Now a process has been invented that provides the 3,211,937 Patented Oct. 12, 1965 aforesaid thin, aluminum oxide, carbon-coated window and a mounting surface for same.

It is a primary object of the present invention, therefore, to provide a thin electron-beam window that is operable for extremely high-energy electrons.

It is a further object to provide a carbon-coated foil Window of large diameter and only 2,000 A. in thickness that will transmit an extremely high-energy electron beam of the order of 200 amperes between different pressure regions.

Yet another object of the present. invention is to provide a process for the manufacture of a carbon-coated, electron-beam window such that said window is in good thermal contact with a heat sink, and thereby capable of dissipating the heat arising from the electron bombardment.

Other objects and advantages of the present invention will be more readily ascertained from an inspection of the following specification taken in connection with the accompanying drawing wherein like numerals refer to like parts throughout, while the features of novelty will be more distinctly pointed out in the appended claims.

In order that the process be better understood, reference is made to the drawing, of which FIGURES 1 through 6 illustrate successive steps of the process.

The present invention may be further understood by referring to FIGURE 7, a partial cross-sectional, exploded view of the present invention in its preferred mounting.

Briefly, the process comprises fine-finishing one side of an aluminum plate, machining indentations into said plate, anodizing said machined plate, removing this anodized layer from the indented portion of the aforementioned plate, removing the remaining aluminum from the indentation, and coating carbon onto the aluminum oxide layer adhered to the non-indented side of said plate.

In step I of the process, as shown in FIGURE 1, an aluminum plate 11 is given a hand-lapped, fine finish on one surface 12 thereof.

In step II of the process, as shown in FIGURE 2, a right-cylindrical cavity 13 is machined out of the non fine-finished side of aforementioned plate 11. In the center of cavity 13, a right-cylindrical cut (creating the hole 14) is made to a depth such that only a thin film of aluminum remains in the bottom of the cavity. For purposes that are further described, infra, a chamfer is cut off the top of the hole 14. During this operation, the exterior of the plate is also formed to disc shape for ultimate clamping to the wall separating the different pressured volumes. The exterior need not, of course, be made circular, but it usually is.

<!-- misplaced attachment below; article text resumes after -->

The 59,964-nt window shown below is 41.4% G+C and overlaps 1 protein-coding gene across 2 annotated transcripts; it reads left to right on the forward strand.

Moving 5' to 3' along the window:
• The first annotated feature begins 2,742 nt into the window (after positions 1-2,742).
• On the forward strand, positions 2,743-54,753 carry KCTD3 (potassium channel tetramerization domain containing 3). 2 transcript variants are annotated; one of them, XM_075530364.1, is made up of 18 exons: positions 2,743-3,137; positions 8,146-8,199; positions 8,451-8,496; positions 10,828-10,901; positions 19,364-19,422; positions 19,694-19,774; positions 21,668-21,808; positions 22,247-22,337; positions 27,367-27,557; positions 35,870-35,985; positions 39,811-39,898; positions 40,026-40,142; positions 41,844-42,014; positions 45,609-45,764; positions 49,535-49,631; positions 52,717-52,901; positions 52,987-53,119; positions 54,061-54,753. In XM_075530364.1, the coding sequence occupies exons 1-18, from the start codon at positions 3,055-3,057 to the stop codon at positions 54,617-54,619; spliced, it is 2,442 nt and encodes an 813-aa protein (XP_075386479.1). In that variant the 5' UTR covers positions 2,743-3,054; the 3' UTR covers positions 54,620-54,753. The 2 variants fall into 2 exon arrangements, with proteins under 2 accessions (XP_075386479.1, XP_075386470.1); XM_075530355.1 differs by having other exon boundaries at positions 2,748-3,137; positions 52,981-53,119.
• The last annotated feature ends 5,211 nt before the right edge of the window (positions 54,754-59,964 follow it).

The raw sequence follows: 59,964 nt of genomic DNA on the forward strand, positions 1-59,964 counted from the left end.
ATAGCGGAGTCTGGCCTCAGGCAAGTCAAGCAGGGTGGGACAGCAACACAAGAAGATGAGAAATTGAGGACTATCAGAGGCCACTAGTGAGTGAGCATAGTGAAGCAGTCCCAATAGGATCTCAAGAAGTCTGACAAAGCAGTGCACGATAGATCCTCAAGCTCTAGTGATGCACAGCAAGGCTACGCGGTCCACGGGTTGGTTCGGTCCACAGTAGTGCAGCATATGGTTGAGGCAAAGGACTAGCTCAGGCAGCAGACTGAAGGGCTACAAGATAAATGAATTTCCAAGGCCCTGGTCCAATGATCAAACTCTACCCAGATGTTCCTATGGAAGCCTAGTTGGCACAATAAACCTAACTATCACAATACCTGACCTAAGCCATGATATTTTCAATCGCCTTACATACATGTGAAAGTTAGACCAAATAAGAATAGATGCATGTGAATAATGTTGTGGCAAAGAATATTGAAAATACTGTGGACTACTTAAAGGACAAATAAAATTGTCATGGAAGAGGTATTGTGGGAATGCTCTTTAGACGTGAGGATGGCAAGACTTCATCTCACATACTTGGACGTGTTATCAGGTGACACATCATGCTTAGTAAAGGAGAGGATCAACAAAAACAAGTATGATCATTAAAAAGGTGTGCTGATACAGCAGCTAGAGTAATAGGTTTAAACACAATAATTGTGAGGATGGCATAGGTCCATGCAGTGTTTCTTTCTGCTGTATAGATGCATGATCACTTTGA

In the next step of the process, shown in FIGURE 3, the aforesaid plate, including the indentation, is anodized. One means of anodizing the plate is to place same in a 3% solution of ammonium citrate connected as an electrode to a 200 v., 2 a. battery. From basic laws of physics, it is known that the aluminum oxide thus formed on the plate is directly proportional to the voltage and the time for which the voltage is applied. These variables are controlled such that a thin layer of aluminum oxide 16 is formed on the plate surface.

In step IV of the process, as shown in FIGURE 4, the aluminum oxide is removed from the inner area of the right-cylindrical cavity 14. This removal is done by swabbing the base of said cavity with sodium hydroxide.

In step V of the process, as shown in FIGURE 5, the anodized disc is cleaned and then dipped in 8-normal hydrochloric acid for seven or eight minutes to remove the exposed layer of aluminum at the base of cavity 14. It is at this time that the previously mentioned chamfer becomes useful; for in drying the window, this allows the acids to drain uniformly therefrom.

The final step of the pl'OCeSS, as shown in FIGURE 6, lvolves vacuum-plating a carbon layer 17, to a thickness ven less than that of layer 16, on the non-indented side f the disc. This layer 17 is boiled on by means common the art. By initially fine-finishing the carboned side of 1c p1ate,'per step I, a much more uniform oxide layer formed. This, in turn, produces a carbon coating of a .niform thickness.